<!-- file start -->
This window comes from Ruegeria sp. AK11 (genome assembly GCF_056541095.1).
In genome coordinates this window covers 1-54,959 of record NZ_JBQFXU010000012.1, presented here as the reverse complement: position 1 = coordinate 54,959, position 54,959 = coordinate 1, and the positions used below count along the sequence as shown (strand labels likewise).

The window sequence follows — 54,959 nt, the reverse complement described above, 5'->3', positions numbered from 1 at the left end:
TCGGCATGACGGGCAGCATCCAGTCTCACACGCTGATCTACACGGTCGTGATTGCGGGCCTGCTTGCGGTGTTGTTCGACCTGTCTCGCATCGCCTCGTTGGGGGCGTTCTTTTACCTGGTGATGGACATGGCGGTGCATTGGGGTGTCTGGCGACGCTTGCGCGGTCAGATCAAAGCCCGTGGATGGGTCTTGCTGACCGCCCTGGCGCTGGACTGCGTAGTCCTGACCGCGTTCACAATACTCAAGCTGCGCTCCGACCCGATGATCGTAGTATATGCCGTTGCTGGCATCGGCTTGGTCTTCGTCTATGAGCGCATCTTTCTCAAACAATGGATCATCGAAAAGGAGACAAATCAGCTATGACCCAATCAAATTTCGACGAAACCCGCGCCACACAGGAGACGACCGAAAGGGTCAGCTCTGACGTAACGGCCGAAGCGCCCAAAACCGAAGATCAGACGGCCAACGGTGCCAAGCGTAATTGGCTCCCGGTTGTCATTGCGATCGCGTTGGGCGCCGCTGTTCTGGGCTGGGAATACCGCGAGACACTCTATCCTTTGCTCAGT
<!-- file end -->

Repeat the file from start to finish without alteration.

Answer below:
This window comes from Ruegeria sp. AK11 (genome assembly GCF_056541095.1).
In genome coordinates this window covers 1-54,959 of record NZ_JBQFXU010000012.1, presented here as the reverse complement: position 1 = coordinate 54,959, position 54,959 = coordinate 1, and the positions used below count along the sequence as shown (strand labels likewise).

The window sequence follows — 54,959 nt, the reverse complement described above, 5'->3', positions numbered from 1 at the left end:
TCGGCATGACGGGCAGCATCCAGTCTCACACGCTGATCTACACGGTCGTGATTGCGGGCCTGCTTGCGGTGTTGTTCGACCTGTCTCGCATCGCCTCGTTGGGGGCGTTCTTTTACCTGGTGATGGACATGGCGGTGCATTGGGGTGTCTGGCGACGCTTGCGCGGTCAGATCAAAGCCCGTGGATGGGTCTTGCTGACCGCCCTGGCGCTGGACTGCGTAGTCCTGACCGCGTTCACAATACTCAAGCTGCGCTCCGACCCGATGATCGTAGTATATGCCGTTGCTGGCATCGGCTTGGTCTTCGTCTATGAGCGCATCTTTCTCAAACAATGGATCATCGAAAAGGAGACAAATCAGCTATGACCCAATCAAATTTCGACGAAACCCGCGCCACACAGGAGACGACCGAAAGGGTCAGCTCTGACGTAACGGCCGAAGCGCCCAAAACCGAAGATCAGACGGCCAACGGTGCCAAGCGTAATTGGCTCCCGGTTGTCATTGCGATCGCGTTGGGCGCCGCTGTTCTGGGCTGGGAATACCGCGAGACACTCTATCCTTTGCTCAGT